Once the ambulance takes over the case, they will complete the final step of the pediatric chain of survival—post-treatment care. This step is just as important as any other because the victim has to be closely monitored for signs of brain damage due to lack of oxygen.
The post-treatment care lasts a few days, after which the baby will be discharged once its condition is stable.
Child CPR refers to children older than a year up to 12 years old. Let’s see how it works:
Check for Responsiveness
Again, you have to check for responsiveness before giving CPR. Checking a child for responsiveness involves all the steps we mentioned above, except you’ll tap their shoulder instead of their foot.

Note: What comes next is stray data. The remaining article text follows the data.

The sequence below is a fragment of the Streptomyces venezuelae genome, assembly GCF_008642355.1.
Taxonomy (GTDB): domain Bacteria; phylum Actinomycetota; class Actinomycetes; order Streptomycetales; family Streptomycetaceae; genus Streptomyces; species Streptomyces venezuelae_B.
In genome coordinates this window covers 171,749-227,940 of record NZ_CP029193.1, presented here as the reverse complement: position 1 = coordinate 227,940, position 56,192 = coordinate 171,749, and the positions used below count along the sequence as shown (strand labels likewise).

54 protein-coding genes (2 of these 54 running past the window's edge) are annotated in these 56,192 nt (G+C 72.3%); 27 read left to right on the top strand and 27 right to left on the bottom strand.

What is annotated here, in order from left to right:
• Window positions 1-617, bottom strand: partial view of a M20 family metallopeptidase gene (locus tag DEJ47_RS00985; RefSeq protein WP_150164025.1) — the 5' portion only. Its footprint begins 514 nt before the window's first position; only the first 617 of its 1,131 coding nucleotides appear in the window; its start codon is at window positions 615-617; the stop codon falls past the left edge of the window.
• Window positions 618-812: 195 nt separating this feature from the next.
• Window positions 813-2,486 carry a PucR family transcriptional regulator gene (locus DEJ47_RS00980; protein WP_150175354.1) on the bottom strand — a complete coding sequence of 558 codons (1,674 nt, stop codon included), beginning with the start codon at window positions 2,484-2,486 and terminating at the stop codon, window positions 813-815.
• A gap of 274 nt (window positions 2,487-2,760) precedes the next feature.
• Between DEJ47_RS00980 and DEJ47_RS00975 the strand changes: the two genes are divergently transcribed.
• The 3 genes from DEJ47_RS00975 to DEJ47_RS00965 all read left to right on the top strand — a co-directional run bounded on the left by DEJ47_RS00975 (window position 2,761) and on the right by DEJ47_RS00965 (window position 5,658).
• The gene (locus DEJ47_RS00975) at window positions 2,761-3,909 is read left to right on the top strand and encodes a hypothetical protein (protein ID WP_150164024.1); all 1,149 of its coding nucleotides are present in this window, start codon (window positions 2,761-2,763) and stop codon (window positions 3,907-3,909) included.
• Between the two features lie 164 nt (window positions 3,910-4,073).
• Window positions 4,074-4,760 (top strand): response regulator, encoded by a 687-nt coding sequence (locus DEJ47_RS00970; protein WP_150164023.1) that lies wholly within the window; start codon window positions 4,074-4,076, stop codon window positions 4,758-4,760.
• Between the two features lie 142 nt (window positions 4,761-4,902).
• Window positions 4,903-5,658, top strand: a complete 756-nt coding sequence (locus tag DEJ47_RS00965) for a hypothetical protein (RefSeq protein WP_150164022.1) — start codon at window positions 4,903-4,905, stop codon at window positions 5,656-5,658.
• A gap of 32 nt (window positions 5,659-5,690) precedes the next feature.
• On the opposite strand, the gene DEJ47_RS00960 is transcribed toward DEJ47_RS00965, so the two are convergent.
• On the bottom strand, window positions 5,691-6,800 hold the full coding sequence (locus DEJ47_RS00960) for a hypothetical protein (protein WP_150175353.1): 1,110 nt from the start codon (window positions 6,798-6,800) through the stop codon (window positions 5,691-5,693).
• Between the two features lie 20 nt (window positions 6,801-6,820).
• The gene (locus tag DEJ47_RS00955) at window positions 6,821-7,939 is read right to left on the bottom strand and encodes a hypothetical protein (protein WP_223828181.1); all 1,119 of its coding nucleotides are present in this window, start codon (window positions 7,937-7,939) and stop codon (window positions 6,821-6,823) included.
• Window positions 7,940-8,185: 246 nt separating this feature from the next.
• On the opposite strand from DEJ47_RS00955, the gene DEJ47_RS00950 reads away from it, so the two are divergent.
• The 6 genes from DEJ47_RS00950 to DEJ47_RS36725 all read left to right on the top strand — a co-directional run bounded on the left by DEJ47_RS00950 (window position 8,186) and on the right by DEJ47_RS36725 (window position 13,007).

If there’s no feedback from the child, call 911 immediately or shout for someone nearby to do it and start with compressions.
Begin with Chest Compressions
Start by kneeling beside the child and placing both your hands on its chest, one over the other. Make sure your fingers are interlaced and only the heel of your hand is on the chest. Give 30 chest compressions at a depth of 2 inches at the same rhythm (100-120).
Give Rescue Breaths
Before giving rescue breaths, make sure the child’s airway is in a past-neutral position by tilting its head or lifting its chin. The compression-to-rescue-breath rate remains the same as in infants. Finally, provide enough oxygen to see the chest rise.
Lastly, keep up with the CPR until the EMS arrives. Make sure you switch with someone if your hands feel weak because losing the CPR rhythm does more damage than good to the patient.
CPR for Adults